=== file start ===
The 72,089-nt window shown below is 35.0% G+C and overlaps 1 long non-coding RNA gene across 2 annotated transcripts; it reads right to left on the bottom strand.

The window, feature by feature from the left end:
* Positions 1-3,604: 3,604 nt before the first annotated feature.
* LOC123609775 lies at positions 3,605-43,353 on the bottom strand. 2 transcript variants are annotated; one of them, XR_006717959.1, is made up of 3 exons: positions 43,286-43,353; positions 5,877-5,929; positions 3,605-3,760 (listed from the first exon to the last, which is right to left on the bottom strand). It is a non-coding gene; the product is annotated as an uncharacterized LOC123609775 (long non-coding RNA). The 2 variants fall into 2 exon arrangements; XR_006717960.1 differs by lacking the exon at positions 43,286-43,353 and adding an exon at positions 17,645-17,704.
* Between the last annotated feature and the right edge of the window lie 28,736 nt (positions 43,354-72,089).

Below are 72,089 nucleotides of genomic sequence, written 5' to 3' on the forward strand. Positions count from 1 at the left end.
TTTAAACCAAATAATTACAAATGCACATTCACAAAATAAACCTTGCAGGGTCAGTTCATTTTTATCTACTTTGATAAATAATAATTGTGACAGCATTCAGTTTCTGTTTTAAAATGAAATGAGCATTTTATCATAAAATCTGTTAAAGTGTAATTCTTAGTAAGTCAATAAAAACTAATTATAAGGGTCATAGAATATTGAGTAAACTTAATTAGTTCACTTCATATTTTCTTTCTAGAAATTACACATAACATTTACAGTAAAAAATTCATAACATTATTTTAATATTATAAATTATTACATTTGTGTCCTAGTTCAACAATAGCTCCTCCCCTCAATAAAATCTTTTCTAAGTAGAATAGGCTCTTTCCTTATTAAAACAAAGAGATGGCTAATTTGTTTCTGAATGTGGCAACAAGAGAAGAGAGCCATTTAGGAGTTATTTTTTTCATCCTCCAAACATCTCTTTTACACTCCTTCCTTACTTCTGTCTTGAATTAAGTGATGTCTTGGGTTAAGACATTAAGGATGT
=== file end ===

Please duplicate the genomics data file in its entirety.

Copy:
The 72,089-nt window shown below is 35.0% G+C and overlaps 1 long non-coding RNA gene across 2 annotated transcripts; it reads right to left on the bottom strand.

The window, feature by feature from the left end:
* Positions 1-3,604: 3,604 nt before the first annotated feature.
* LOC123609775 lies at positions 3,605-43,353 on the bottom strand. 2 transcript variants are annotated; one of them, XR_006717959.1, is made up of 3 exons: positions 43,286-43,353; positions 5,877-5,929; positions 3,605-3,760 (listed from the first exon to the last, which is right to left on the bottom strand). It is a non-coding gene; the product is annotated as an uncharacterized LOC123609775 (long non-coding RNA). The 2 variants fall into 2 exon arrangements; XR_006717960.1 differs by lacking the exon at positions 43,286-43,353 and adding an exon at positions 17,645-17,704.
* Between the last annotated feature and the right edge of the window lie 28,736 nt (positions 43,354-72,089).

Below are 72,089 nucleotides of genomic sequence, written 5' to 3' on the forward strand. Positions count from 1 at the left end.
TTTAAACCAAATAATTACAAATGCACATTCACAAAATAAACCTTGCAGGGTCAGTTCATTTTTATCTACTTTGATAAATAATAATTGTGACAGCATTCAGTTTCTGTTTTAAAATGAAATGAGCATTTTATCATAAAATCTGTTAAAGTGTAATTCTTAGTAAGTCAATAAAAACTAATTATAAGGGTCATAGAATATTGAGTAAACTTAATTAGTTCACTTCATATTTTCTTTCTAGAAATTACACATAACATTTACAGTAAAAAATTCATAACATTATTTTAATATTATAAATTATTACATTTGTGTCCTAGTTCAACAATAGCTCCTCCCCTCAATAAAATCTTTTCTAAGTAGAATAGGCTCTTTCCTTATTAAAACAAAGAGATGGCTAATTTGTTTCTGAATGTGGCAACAAGAGAAGAGAGCCATTTAGGAGTTATTTTTTTCATCCTCCAAACATCTCTTTTACACTCCTTCCTTACTTCTGTCTTGAATTAAGTGATGTCTTGGGTTAAGACATTAAGGATGT